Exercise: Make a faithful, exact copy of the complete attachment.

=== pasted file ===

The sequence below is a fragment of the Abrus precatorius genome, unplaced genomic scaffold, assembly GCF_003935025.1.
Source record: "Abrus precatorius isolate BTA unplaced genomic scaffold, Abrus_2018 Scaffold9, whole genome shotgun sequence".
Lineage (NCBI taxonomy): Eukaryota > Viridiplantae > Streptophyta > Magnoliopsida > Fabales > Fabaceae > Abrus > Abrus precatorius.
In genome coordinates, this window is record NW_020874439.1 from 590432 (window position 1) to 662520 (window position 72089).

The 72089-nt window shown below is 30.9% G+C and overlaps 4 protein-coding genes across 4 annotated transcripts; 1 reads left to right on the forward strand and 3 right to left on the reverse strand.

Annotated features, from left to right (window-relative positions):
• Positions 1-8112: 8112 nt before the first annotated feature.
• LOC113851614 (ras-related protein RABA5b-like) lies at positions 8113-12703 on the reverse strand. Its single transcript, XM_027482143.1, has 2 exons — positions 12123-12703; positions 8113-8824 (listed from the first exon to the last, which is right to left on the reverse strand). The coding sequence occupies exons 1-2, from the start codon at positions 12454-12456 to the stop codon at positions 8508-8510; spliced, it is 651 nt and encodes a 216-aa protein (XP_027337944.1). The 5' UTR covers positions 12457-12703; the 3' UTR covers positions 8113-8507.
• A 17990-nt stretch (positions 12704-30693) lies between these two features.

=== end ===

The sequence below is a fragment of the Abrus precatorius genome, unplaced genomic scaffold, assembly GCF_003935025.1.
Source record: "Abrus precatorius isolate BTA unplaced genomic scaffold, Abrus_2018 Scaffold9, whole genome shotgun sequence".
Lineage (NCBI taxonomy): Eukaryota > Viridiplantae > Streptophyta > Magnoliopsida > Fabales > Fabaceae > Abrus > Abrus precatorius.
In genome coordinates, this window is record NW_020874439.1 from 590432 (window position 1) to 662520 (window position 72089).

The 72089-nt window shown below is 30.9% G+C and overlaps 4 protein-coding genes across 4 annotated transcripts; 1 reads left to right on the forward strand and 3 right to left on the reverse strand.

Annotated features, from left to right (window-relative positions):
• Positions 1-8112: 8112 nt before the first annotated feature.
• LOC113851614 (ras-related protein RABA5b-like) lies at positions 8113-12703 on the reverse strand. Its single transcript, XM_027482143.1, has 2 exons — positions 12123-12703; positions 8113-8824 (listed from the first exon to the last, which is right to left on the reverse strand). The coding sequence occupies exons 1-2, from the start codon at positions 12454-12456 to the stop codon at positions 8508-8510; spliced, it is 651 nt and encodes a 216-aa protein (XP_027337944.1). The 5' UTR covers positions 12457-12703; the 3' UTR covers positions 8113-8507.
• A 17990-nt stretch (positions 12704-30693) lies between these two features.